Contested probate Contested Probate, Contesting a will

Contest A Will

A Quick Guide On How To Contest A Will

A will is the legal document which determines the distributions of a person’s estate upon death. Contesting a will the act of challenging a will, something usually initiated by a beneficiary. Although it is essential that you take legal action as soon as possible, contesting a will can be a costly and time consuming legal process so it is important that you have considered all the factors.

There a number of valid grounds upon which you can contest a will, these include but are not limited to:

The validity of the will

If you are planning to contest a will based on these grounds, you need to ask yourself whether

  • the deceased intended to make a will
  • the will was signed and witnessed in accordance with the law
  • it was the deceased’s last will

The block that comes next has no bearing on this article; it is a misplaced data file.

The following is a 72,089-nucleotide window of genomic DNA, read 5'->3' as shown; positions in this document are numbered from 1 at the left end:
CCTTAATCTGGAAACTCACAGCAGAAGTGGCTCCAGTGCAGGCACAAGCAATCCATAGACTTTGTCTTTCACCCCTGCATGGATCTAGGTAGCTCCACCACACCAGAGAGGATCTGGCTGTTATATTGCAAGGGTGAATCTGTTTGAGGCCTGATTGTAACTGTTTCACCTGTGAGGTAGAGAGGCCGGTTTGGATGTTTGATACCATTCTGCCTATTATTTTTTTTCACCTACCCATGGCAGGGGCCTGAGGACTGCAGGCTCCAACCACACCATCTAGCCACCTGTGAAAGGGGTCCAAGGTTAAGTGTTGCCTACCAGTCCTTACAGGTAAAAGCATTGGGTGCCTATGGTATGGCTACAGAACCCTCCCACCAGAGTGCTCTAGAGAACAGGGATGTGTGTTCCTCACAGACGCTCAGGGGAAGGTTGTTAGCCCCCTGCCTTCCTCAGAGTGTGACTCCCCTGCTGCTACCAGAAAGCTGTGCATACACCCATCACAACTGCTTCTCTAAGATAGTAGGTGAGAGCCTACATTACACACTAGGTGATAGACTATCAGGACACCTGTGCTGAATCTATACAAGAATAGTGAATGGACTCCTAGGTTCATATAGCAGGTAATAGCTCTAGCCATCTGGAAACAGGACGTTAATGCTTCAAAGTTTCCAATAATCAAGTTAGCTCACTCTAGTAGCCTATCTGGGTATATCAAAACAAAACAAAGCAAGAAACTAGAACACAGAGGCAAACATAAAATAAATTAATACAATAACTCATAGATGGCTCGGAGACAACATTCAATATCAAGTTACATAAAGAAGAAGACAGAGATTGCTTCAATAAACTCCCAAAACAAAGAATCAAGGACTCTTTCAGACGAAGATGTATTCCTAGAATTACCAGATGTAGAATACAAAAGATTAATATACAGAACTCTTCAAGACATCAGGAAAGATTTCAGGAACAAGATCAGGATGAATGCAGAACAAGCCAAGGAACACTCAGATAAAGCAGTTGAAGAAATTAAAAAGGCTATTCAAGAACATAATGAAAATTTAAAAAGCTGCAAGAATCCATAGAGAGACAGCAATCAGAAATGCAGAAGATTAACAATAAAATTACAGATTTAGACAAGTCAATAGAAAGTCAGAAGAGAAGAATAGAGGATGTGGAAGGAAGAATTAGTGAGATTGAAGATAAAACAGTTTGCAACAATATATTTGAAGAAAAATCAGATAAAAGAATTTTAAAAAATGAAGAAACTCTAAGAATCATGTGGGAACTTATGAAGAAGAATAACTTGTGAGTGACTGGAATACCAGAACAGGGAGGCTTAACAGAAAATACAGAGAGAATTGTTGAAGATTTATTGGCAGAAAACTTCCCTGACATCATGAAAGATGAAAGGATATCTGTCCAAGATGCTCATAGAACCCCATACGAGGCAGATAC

• the deceased had the mental capacity when the will was made
  • the deceased knew, understood and approved the contents of the will
  • the deceased was not unduly influenced when making the will
  • there is any evidence of fraud or forgery

Failure to make adequate provisions for a particular individual

You may be entitled to benefit from a deceased’s estate, even if you are not included as a beneficiary in the will, if you are:

  • a spouse or civil partner of the deceased
  • ex-spouse or civil partner of the deceased, on the condition that you have not entered a new marriage or civil partnership
  • a child of the deceased

A will can only be contested if there are real grounds upon which to challenge. If your dissatisfaction about the distribution of the estate is the sole reason you wish to contest a will, the court will not even entertain the idea and you will not succeed.

Losing a family member or close friend is an emotional time so it is understandable that you might not feel in the right frame of mind to contest a will. However, the law allows for a very limited timeframe to start a claim.